Ladies and Gentlemen there are efforts all over this country by "advocacy" groups to control the choices we make in our daily lives. As a father I can count on my two hands the amount of times my four kids have been to McDonalds. I chose not to take them to McDonalds because frankly the food isn't that good and it certainly isn't healthy but I won't force my choice on other people. First they went after people that smoked, then it was trans fats and now its Happy meals. Do not allow these radicals to control our lives because eventually they will come after something you like and by then it may to late stop them.
McDonald's suit over Happy Meal toys by California mom Monet Parham new low in responsible parenting
With perfect Grinch timing, a consumer group has sued McDonald’s demanding that it take the toys out of its Happy Meals.
The Center for Science in the Public Interest, an advocacy group, claims it violates California law for the hamburger chain to make its meals too appealing to kids, thus launching them on a lifelong course to overeating and other health horrors. It’s representing an allegedly typical mother of two from Sacramento named Monet Parham. What’s Parham’s (so to speak) beef? “Because of McDonald’s marketing, [her daughter] Maya has frequently pestered Parham into purchasing Happy Meals, thereby spending money on a product she would not otherwise have purchased.”
You’re probably wondering: How is this grounds for a lawsuit? No one forced Parham to take her daughters to McDonald’s, buy them that particular menu item, and sit by as they ate every last French fry in the bag (if they did).
No, she’s suing because when she said no, her kids became disagreeable and “pouted” – for which she wants class action status. If she gets it, McDonald’s isn’t the only company that should worry. Other kids pout because parents won’t get them 800-piece Lego sets, Madame Alexander dolls and Disney World vacations. Are those companies going to be liable too?
The center’s longtime shtick is to complain that businesses like McDonald’s, rather than our own choices, are to blame for rising obesity. So let’s take Happy Meals as an example. When you buy one, you get a string of choices. Milk or soda? (Is that really a hard choice for a parent worried about nutrition?) You can swap out the fattening French fries for “apple dippers” with caramel sauce and plenty of kid appeal. But your choices do not end there. If you think the scoop of fries is too big for a kid serving, you can tell the kid to share it with the grownup on hand, namely you. (You’re the grownup. You make the rules.) You can even, shocking as this sounds, toss the surplus French fries into the disposal bin.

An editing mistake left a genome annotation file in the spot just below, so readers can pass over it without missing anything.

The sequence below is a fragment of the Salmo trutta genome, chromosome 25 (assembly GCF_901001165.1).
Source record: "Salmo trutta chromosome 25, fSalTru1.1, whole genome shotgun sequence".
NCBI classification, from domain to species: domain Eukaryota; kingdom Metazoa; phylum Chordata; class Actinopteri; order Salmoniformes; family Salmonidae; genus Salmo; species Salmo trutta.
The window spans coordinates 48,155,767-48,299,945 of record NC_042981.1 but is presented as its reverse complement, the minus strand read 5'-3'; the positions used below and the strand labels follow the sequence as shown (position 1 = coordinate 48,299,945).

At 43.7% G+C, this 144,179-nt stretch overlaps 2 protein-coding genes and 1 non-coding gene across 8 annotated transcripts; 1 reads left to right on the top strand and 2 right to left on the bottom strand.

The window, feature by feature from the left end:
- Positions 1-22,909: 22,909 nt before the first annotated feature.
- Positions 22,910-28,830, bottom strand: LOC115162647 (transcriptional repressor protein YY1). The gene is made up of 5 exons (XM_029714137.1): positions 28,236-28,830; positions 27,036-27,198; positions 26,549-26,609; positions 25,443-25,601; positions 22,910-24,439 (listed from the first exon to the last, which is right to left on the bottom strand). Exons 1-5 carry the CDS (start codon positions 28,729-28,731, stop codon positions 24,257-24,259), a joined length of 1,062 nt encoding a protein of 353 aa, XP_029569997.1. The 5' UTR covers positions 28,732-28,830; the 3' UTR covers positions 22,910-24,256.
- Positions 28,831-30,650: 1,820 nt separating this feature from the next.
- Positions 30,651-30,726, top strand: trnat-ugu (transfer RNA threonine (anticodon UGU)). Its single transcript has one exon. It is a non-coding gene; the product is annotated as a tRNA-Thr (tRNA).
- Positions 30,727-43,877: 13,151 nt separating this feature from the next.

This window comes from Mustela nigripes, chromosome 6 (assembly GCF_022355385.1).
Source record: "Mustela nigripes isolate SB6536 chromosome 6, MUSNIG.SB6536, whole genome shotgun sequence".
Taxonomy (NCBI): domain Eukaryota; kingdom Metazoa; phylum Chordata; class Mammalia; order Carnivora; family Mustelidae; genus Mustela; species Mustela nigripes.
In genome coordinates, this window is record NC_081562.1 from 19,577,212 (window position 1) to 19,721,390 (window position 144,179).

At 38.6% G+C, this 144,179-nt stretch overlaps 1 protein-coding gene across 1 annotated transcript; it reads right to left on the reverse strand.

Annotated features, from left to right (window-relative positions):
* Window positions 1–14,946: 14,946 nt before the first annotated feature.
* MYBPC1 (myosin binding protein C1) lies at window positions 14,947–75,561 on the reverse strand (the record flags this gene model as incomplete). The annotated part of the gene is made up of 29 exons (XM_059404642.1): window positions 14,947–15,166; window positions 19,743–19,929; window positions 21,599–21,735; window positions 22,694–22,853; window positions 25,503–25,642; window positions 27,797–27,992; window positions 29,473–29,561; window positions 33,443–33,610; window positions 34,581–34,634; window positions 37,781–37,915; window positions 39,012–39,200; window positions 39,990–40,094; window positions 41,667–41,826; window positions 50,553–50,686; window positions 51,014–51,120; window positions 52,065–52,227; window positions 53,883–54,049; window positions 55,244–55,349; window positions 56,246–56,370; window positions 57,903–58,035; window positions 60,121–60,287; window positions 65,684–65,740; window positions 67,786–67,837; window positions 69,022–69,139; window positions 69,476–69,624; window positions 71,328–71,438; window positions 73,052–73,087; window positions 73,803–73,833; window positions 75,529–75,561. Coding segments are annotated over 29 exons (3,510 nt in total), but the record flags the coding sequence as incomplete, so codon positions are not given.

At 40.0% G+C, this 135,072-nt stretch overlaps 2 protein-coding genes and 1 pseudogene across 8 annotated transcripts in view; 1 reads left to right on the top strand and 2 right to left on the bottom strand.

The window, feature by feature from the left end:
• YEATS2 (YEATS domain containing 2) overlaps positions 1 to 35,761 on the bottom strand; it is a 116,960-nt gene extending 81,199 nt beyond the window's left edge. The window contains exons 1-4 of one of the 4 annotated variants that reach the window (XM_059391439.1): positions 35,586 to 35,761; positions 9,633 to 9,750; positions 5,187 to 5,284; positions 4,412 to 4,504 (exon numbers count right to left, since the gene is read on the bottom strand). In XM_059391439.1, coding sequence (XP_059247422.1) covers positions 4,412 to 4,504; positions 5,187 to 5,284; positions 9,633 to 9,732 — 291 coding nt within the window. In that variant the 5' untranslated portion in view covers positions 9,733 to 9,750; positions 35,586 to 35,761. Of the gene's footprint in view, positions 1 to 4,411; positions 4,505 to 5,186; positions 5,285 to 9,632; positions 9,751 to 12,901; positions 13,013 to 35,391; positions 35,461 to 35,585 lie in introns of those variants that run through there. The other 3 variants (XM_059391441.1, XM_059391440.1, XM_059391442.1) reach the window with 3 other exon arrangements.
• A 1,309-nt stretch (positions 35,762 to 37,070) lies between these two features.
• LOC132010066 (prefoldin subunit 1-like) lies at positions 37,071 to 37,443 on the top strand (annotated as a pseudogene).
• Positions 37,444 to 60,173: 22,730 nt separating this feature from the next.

Much of the interviewing press was happy to treat Monet Parham as a random (if oddly well-informed) California mom, but it didn’t take the blogosphere long to discover that she is apparently anything but random. Ira Stoll, who blogs at Future of Capitalism and used to put out the New York Times-tweaking smartertimes.com, soon discovered (via a commenter) that she is in fact the same person as Monet Parham-Lee, who is a “regional program manager” on the state of California payroll for child nutrition matters.
Specifically, she works on a federally funded program that campaigns to exhort people to eat their vegetables and that sort of thing. The comment:“Interestingly, her name has been scrubbed from the website of Champions for Change, the Network for a Healthy California. She has given numerous presentations and attended conferences on the importance of eating vegetables and whatnot.
“She presents herself as an ordinary mother. She is not. She is an advocate, and an employee of a California agency tasked with advocating the eating of vegetables. To the extent that Monet Parham-Lee has EVER taken her daughter to a McDonald's, she should have known better.”
If you sense a campaign in progress, you’re right. At the moment it happens to be centered on California, where both San Francisco and suburban Marin County have passed laws against Happy Meals. And California also has a distinctively liberal consumer law under which far-fetched claims like this one, which might be hooted down elsewhere, regularly get consideration in court.
That said, it’s unlikely that even California courts will approve this suit. But in the mean time, the Center for Science in the Public Interest will fatten off the publicity, unattractively.